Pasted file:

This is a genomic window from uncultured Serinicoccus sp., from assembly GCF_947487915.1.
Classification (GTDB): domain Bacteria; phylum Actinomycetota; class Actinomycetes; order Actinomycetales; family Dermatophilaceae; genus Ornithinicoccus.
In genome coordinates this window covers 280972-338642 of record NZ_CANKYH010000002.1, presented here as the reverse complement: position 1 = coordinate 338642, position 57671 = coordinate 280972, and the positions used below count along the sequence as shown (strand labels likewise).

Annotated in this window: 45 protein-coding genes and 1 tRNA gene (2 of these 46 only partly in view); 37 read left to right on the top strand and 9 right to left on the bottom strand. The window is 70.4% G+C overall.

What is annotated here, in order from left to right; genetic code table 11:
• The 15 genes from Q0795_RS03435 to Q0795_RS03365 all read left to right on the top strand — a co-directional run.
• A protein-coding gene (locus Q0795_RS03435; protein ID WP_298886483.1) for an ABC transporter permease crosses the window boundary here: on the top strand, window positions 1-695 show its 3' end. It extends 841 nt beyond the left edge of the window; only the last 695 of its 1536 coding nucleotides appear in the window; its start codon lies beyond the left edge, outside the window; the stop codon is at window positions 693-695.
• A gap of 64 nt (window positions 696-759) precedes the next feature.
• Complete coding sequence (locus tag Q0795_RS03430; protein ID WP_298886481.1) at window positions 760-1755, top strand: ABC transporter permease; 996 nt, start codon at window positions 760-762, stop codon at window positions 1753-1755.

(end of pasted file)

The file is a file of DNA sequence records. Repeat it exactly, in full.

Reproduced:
This is a genomic window from uncultured Serinicoccus sp., from assembly GCF_947487915.1.
Classification (GTDB): domain Bacteria; phylum Actinomycetota; class Actinomycetes; order Actinomycetales; family Dermatophilaceae; genus Ornithinicoccus.
In genome coordinates this window covers 280972-338642 of record NZ_CANKYH010000002.1, presented here as the reverse complement: position 1 = coordinate 338642, position 57671 = coordinate 280972, and the positions used below count along the sequence as shown (strand labels likewise).

Annotated in this window: 45 protein-coding genes and 1 tRNA gene (2 of these 46 only partly in view); 37 read left to right on the top strand and 9 right to left on the bottom strand. The window is 70.4% G+C overall.

What is annotated here, in order from left to right; genetic code table 11:
• The 15 genes from Q0795_RS03435 to Q0795_RS03365 all read left to right on the top strand — a co-directional run.
• A protein-coding gene (locus Q0795_RS03435; protein ID WP_298886483.1) for an ABC transporter permease crosses the window boundary here: on the top strand, window positions 1-695 show its 3' end. It extends 841 nt beyond the left edge of the window; only the last 695 of its 1536 coding nucleotides appear in the window; its start codon lies beyond the left edge, outside the window; the stop codon is at window positions 693-695.
• A gap of 64 nt (window positions 696-759) precedes the next feature.
• Complete coding sequence (locus tag Q0795_RS03430; protein ID WP_298886481.1) at window positions 760-1755, top strand: ABC transporter permease; 996 nt, start codon at window positions 760-762, stop codon at window positions 1753-1755.